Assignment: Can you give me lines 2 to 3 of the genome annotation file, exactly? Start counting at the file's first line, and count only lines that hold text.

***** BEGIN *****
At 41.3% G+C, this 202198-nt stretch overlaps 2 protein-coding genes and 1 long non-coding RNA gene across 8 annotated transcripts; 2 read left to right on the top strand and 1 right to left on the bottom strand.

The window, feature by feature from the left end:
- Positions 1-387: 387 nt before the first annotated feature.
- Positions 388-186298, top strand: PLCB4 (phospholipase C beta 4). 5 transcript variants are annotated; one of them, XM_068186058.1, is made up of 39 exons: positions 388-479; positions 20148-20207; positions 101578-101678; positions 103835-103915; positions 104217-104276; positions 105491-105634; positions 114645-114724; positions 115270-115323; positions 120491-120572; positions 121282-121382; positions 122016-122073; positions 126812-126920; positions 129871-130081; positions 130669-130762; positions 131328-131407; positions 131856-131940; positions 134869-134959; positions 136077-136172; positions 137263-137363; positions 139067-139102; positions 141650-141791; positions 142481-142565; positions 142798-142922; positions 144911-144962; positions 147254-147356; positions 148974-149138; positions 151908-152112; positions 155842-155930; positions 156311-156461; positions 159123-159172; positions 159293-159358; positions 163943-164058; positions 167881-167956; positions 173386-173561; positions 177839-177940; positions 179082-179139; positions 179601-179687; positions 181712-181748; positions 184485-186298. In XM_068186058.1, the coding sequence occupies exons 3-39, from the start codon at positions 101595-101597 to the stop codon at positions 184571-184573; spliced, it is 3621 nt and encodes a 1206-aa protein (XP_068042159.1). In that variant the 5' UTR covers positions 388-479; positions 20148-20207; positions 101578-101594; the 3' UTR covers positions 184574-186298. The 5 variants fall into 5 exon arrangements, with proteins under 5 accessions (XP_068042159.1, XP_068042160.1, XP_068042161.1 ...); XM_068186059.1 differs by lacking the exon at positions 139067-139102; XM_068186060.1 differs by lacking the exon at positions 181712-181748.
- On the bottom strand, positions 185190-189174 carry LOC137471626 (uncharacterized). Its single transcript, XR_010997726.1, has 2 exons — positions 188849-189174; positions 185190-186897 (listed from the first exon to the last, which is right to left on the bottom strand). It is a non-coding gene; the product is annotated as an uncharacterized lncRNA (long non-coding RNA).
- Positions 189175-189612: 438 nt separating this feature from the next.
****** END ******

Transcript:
The window, feature by feature from the left end:
- Positions 1-387: 387 nt before the first annotated feature.